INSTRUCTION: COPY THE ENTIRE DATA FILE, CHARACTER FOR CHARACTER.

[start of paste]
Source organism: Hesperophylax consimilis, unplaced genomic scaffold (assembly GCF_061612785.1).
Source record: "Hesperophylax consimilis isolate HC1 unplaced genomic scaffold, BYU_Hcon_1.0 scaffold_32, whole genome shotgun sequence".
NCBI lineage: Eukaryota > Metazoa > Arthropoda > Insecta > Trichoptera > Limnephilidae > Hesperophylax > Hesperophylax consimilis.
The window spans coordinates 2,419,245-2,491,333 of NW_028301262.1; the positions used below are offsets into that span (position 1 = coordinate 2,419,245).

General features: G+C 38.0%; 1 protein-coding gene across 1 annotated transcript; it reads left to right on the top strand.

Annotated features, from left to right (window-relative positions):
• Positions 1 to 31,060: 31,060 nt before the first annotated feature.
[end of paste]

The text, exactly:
Source organism: Hesperophylax consimilis, unplaced genomic scaffold (assembly GCF_061612785.1).
Source record: "Hesperophylax consimilis isolate HC1 unplaced genomic scaffold, BYU_Hcon_1.0 scaffold_32, whole genome shotgun sequence".
NCBI lineage: Eukaryota > Metazoa > Arthropoda > Insecta > Trichoptera > Limnephilidae > Hesperophylax > Hesperophylax consimilis.
The window spans coordinates 2,419,245-2,491,333 of NW_028301262.1; the positions used below are offsets into that span (position 1 = coordinate 2,419,245).

General features: G+C 38.0%; 1 protein-coding gene across 1 annotated transcript; it reads left to right on the top strand.

Annotated features, from left to right (window-relative positions):
• Positions 1 to 31,060: 31,060 nt before the first annotated feature.